April 19 (Bloomberg) -- Loans used to fund buyouts in Europe fell 44 percent in the first quarter, the biggest decline in three years, as the number of banks willing to underwrite the debt shrank because of tighter capital rules and a smoldering fiscal crisis.
Private-equity firms raised $7.9 billion of loans for purchases in the region, down from $14.2 billion a year earlier and the largest drop since the comparable period in 2009 when $465 million of leveraged buyout loans were issued, according to data compiled by Bloomberg.
European banks, having pledged to cut more than 950 billion euros ($1.24 trillion) of assets, are paring lending to speculative-grade companies even as interest margins for the loans rose more than 18 percent this year through the end of March. Less than three months after Greece’s 130 billion-euro bailout, Spanish debt risk has climbed to a record high amid signs that Europe’s debt crisis is worsening.
“The banking model in Europe is transforming from a principal model to an agency model,” said Jim Casey, co-head of global debt capital market at JPMorgan Chase & Co. in New York. “Previously, banks would hold the debt on their balance sheets, but now they are increasingly acting as intermediaries and not owning the paper themselves. As that transformation continues, market share will likely become concentrated amongst banks with stronger distribution capabilities.”
Lloyds Banking Group Plc, Deutsche Bank AG, Credit Suisse Group AG, Barclays Plc, and HSBC Holdings Plc controlled 39 percent of the market, while the top five arrangers had 31 percent at the end of last year, Bloomberg data show.
European banks’ retreat allowed their U.S. and U.K. peers to gain market share in the first quarter when demand for high-risk assets recovered after the European Central Bank pumped 1 trillion euros into the financial system since December. The average bid price for European leveraged loans climbed 3.1 percent to 89.50 cents on the euro during the three-month period, according to Markit Group Ltd.
Citigroup Inc.’s position grew to 4.6 percent at the end of March from 0.2 percent in the first quarter of 2011, boosted by the $707 million leveraged financing used to back Apollo Global Management LLC’s buyout of Ghent, Belgium-based chemical ingredients manufacturer Taminco Group NV, Bloomberg data show.
HSBC, Europe’s largest bank, rose to 6.5 percent from 1.9 percent after it helped arrange 885 million pounds ($1.4 billion) of senior loans for the buyout of Iceland Foods Ltd. by Malcolm Walker, the supermarket chain’s chief executive officer.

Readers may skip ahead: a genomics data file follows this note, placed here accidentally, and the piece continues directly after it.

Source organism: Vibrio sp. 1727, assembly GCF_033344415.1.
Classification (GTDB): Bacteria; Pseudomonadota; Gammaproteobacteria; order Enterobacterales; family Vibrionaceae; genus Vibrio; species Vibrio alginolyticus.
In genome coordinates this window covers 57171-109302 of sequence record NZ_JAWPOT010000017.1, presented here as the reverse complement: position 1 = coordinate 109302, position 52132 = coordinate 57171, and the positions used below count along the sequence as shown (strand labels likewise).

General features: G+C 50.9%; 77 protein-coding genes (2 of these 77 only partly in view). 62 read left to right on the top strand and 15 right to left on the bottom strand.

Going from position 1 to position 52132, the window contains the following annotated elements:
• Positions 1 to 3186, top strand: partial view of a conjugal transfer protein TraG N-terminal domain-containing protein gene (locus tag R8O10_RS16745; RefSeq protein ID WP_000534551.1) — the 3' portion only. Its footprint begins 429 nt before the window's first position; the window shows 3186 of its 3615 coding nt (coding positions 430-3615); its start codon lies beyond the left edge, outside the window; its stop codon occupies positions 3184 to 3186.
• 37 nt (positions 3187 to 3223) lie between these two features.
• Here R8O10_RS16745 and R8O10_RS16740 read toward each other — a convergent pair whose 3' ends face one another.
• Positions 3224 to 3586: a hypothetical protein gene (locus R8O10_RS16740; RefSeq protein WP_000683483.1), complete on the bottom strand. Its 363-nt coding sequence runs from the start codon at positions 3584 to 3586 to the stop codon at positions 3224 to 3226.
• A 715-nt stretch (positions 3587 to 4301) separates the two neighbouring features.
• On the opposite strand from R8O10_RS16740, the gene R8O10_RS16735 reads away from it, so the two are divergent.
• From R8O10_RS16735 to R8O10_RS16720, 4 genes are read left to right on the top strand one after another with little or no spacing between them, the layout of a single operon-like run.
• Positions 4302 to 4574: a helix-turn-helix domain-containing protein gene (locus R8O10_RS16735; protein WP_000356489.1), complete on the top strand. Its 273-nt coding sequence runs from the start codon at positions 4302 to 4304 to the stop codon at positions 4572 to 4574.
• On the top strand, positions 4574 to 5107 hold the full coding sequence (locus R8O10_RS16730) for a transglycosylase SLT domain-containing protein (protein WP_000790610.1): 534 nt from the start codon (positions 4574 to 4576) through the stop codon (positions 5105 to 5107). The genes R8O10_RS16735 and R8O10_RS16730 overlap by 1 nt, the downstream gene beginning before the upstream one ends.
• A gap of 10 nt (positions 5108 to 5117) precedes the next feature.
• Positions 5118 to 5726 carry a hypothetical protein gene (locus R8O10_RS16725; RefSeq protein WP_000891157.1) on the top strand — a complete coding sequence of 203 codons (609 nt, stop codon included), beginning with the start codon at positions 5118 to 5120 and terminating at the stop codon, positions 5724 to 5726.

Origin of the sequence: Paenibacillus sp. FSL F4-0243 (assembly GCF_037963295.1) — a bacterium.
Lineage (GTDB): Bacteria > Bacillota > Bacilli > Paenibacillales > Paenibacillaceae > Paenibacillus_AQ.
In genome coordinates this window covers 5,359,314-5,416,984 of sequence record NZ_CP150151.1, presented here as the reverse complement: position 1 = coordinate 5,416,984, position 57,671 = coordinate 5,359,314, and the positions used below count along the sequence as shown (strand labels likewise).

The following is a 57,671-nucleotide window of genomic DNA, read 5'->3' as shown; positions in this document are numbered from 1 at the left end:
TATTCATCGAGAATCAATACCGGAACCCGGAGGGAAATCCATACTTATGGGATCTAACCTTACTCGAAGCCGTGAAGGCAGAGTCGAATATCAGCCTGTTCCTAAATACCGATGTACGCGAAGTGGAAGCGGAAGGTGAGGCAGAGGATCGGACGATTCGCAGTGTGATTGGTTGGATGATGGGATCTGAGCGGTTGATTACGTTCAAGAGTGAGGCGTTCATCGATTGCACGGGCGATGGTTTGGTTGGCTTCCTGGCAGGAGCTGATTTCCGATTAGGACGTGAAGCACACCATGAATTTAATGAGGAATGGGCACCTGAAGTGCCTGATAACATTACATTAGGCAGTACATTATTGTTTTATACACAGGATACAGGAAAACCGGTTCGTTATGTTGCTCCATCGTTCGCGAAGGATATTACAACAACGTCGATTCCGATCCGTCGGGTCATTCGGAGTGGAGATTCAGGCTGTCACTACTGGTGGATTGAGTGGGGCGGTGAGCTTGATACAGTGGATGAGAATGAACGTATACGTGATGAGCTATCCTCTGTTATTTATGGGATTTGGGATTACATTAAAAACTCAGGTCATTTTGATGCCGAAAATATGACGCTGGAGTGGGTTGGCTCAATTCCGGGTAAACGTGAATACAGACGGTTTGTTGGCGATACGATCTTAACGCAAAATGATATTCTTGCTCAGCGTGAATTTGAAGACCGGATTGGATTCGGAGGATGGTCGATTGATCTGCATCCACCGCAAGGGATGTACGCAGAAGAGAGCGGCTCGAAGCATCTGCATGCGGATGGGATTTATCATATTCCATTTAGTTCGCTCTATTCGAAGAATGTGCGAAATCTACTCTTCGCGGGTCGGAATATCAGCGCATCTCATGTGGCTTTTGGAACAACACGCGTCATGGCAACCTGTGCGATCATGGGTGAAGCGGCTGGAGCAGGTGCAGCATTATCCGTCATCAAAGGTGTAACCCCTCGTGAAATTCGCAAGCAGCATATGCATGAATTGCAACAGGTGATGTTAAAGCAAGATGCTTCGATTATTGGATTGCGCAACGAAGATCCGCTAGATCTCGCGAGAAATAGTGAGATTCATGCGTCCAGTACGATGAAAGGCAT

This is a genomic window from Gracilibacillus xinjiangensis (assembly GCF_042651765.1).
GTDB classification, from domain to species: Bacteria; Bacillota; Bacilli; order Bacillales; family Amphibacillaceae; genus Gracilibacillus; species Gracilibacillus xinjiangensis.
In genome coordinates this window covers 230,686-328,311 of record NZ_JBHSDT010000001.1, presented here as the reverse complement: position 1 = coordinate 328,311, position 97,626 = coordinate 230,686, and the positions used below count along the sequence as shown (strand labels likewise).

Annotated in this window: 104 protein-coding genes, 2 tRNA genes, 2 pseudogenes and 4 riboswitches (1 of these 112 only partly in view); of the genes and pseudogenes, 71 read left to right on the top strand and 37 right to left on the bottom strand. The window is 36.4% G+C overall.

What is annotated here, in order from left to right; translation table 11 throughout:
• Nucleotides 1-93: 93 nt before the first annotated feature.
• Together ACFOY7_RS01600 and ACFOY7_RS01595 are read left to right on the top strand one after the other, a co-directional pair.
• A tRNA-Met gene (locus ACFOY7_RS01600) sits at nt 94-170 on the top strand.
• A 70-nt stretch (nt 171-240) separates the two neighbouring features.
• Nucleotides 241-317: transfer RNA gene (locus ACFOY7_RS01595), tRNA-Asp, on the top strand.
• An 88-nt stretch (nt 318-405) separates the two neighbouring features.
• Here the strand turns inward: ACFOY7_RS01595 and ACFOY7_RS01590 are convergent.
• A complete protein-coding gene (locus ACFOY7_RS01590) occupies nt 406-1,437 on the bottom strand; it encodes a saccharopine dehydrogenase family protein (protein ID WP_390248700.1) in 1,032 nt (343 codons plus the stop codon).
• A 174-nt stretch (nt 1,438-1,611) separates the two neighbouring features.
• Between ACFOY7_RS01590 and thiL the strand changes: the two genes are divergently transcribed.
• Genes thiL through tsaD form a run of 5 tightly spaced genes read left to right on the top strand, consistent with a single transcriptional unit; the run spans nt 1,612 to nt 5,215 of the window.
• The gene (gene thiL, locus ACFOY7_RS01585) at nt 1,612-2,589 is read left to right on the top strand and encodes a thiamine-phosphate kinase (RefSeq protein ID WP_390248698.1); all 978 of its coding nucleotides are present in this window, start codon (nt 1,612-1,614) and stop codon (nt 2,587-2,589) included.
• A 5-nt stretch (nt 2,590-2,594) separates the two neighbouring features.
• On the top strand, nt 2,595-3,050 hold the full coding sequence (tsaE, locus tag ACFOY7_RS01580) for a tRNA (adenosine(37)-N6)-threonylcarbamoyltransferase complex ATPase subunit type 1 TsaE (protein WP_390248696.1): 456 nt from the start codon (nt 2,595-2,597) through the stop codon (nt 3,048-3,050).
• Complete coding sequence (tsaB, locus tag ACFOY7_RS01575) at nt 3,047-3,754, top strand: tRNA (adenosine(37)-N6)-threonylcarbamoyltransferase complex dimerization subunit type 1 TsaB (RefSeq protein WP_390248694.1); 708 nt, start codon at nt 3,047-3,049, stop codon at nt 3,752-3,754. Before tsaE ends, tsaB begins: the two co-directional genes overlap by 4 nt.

“It’s possible to raise more than 1 billion-euro in loans in Europe at a leverage level that works for buyers of assets,” said Jeremy Selway, a managing director of leveraged loans at Deutsche Bank in London.
The amount of debt raised by private-equity firms to fund their buyouts in Europe represents an average 5.4 times the companies’ earnings before interest, taxes, depreciation and amortization in the first quarter, up from 4.9 times a year earlier, according to Fitch Ratings.
CVC Capital Partners Ltd. last month increased the amount of financing used to back its buyout of Swedish building-products supplier Ahlsell AB by 20 million euros, which will be added to the Stockholm-based company’s balance sheet, Bloomberg data show. The total size of the financing was increased to about 10.2 billion Swedish kronor ($1.5 billion) after lenders offered more than the company had sought.
Demand for buyout debt picked up as the ECB initiated its so-called longer-term refinancing operation, a plan that provided more than 1 trillion euros in loans to boost liquidity at banks and Greece obtained its bailout.
“Since the beginning of 2012, the combination of the LTRO and the continuing improvement in the U.S. economy have created greater appetite for risk,” said JPMorgan’s Casey. “The ECB has taken European sovereign risk off the table for the time-being, although Spain and the prospect of bank ratings downgrades are new challenges that have yet to be resolved.”
Iceland Foods benefited from the recovery of demand for high-yield assets after bids from lenders allowed it to cut the interest margin on the euro-denominated portion of its seven-year term loan B by 25 basis points to 500 basis points, according to Bloomberg data.
“With more funds looking to invest and competition from high-yield bonds, there will be growing pressure for European leveraged loan interest margin to go down,” said Mathew Cestar, head of leveraged finance for Europe, Middle-East and Africa at Credit Suisse in London. “Pricing on some of the deals recently already indicated European market condition is normalizing so we may see a reversal of the trend in late 2011 and earlier this year when European companies and sponsors took their deals to the U.S. where the market was more stable.”
Average interest margin of leveraged loans used to fund buyouts in Europe jumped to a record 498 basis points in the first quarter of this year from 419 basis points at the end of 2011, according Bloomberg data. A basis point is 0.01 percentage point.
Kabel Deutschland Holding AG, Germany’s largest cable television operator, in January increased its new seven-year U.S. term loan by 50 percent to $750 million citing “significant” demand from investors. The loan pays an initial interest of 325 basis points more than the London interbank offered rate.
Schaeffler, the Herzogenaurach, Germany-based industrial-bearing maker that’s the biggest investor in car-parts manufacturer Continental AG, raised $1.28 billion of five-year term loan in February paying an initial interest margin of 475 basis points while the 450 million-euro trance pays an interest margin of 500 basis points, according to data compiled by Bloomberg.
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